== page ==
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Sun Apr 20 15:40:22 SAST 2014

Wake-up for Gauteng Cricket Board suits

TELFORD VICE | 18 September, 2012 06:230 Comments
2012 MiWay Challenge: bizhub Highveld Lions v Nashua Mobile Cape Cobras
Alviro Petersen and Ethan O'Reilly of the Lions during the MiWay T20 Challenge match between bizhub Highveld Lions and Nashua Mobile Cape Cobras at bidvest Wanderers Stadium on February 24, 2012 in Johannesburg
Image by: Duif du Toit / Gallo Images

THE troubled Gauteng Cricket Board has been given a "rude awakening" by its players who are concerned about the turmoil that has afflicted the province at administrative level.

Highveld Lions captain Alviro Petersen said yesterday the players made their feelings known at a seminar at the weekend.

Petersen said GCB CEOCassim Docrat and board member Hussein Manack had been invited "so they can understand where the players are going, and the players can also understand them".

"I think they got a bit of a rude awakening," Petersen said. "The players obviously asked questions, and they were tough questions."

At the end of last month, the GCB emerged from two years of administration imposed by Cricket South Africa - time that was used to draft a new constitution for an organisation that never seems safe from rupture along racial lines.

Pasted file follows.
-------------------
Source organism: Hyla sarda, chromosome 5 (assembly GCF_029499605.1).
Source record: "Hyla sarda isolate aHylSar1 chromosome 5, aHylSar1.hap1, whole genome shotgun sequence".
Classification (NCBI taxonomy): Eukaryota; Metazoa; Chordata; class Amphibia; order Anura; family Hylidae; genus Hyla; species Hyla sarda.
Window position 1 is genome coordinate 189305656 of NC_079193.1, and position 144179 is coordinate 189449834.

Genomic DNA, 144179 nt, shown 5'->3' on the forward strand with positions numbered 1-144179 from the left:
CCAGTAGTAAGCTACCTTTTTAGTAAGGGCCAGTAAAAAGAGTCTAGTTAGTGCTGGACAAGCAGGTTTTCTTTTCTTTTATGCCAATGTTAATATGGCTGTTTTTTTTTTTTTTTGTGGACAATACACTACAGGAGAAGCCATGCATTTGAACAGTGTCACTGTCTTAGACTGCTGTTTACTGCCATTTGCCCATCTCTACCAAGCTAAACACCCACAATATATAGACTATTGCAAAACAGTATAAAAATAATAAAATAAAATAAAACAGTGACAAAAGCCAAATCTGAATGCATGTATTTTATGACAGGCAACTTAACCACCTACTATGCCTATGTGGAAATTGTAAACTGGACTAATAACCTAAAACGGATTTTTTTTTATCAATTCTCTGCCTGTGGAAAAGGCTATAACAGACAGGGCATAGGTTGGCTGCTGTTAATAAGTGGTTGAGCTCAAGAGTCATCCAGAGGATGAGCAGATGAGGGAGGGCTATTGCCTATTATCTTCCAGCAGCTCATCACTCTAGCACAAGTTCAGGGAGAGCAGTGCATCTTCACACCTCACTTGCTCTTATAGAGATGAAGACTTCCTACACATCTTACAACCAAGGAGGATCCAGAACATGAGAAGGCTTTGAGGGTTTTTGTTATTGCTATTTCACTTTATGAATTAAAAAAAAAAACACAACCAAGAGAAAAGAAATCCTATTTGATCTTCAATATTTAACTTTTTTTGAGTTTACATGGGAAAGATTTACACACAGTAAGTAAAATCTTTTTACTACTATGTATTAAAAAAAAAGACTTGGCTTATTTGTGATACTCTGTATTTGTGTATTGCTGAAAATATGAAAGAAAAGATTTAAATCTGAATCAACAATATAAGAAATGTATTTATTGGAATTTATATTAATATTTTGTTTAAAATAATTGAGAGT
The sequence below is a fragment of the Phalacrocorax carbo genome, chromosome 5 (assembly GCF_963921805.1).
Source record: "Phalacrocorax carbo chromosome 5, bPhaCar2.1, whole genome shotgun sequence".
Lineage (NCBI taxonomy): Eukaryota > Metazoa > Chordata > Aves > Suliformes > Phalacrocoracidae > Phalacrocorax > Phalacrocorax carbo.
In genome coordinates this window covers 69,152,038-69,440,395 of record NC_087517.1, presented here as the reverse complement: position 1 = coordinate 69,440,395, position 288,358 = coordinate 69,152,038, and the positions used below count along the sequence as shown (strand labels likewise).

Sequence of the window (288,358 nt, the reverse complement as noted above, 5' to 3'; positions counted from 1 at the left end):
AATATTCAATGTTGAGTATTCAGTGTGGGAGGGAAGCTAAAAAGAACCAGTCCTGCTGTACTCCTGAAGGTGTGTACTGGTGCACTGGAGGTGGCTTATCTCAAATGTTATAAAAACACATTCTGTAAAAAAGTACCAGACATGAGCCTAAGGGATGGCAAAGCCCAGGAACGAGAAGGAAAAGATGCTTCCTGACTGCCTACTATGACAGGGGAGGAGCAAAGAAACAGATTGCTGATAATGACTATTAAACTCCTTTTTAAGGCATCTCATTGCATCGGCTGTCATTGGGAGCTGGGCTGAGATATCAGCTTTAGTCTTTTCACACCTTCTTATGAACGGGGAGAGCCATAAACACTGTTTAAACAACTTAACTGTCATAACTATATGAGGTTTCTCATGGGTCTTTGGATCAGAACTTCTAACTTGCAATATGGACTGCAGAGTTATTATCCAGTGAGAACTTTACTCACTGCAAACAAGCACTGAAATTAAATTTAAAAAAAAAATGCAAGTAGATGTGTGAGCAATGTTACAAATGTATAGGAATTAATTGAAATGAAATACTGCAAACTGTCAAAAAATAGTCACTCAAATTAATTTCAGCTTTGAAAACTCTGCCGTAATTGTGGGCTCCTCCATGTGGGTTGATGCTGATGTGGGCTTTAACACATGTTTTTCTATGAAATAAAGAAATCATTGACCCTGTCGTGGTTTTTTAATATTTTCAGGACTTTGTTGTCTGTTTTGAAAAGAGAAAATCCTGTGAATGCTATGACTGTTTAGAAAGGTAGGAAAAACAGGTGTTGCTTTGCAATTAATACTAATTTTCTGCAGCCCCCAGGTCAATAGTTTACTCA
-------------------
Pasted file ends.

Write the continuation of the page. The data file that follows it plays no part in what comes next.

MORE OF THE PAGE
Asked if the boardroom rumbles were being heard on the field, where Gauteng have won just one first-class title - the 1999-2000 Supersport Series - in 22 seasons, Petersen said: "As captain, I like to keep that sort of stuff away from the players: when everyone starts thinking about it, that's when it becomes a problem.

"But it's not ideal, and myself and [coach] Geoff [Toyana] try to deal with it."

He said the weekend's interaction had the potential to keep the dressing room calm, if need be: "During the season, hopefully, when something happens [at board level], the guys who were there will be able to stand up and say: 'I think this is what they are trying to do, and I think they are going in the right direction'."

Docrat said both administrators and players had benefited from the airing of views.

"They [players] need to understand the bigger picture as far as management, finances and what makes a board tick. It was good to tell them where the board was coming from, but it was important to establish open communication between the players and the board," he said.

"The board has tried to keep away from the playing side, but sometimes the players feel they need direction from the board."

The main business of a special GCB meeting last night was to decide whether the draft constitution was ready to be sent to the clubs. The document is required to be adopted by October 27, the scheduled date of CSA's annual meeting.

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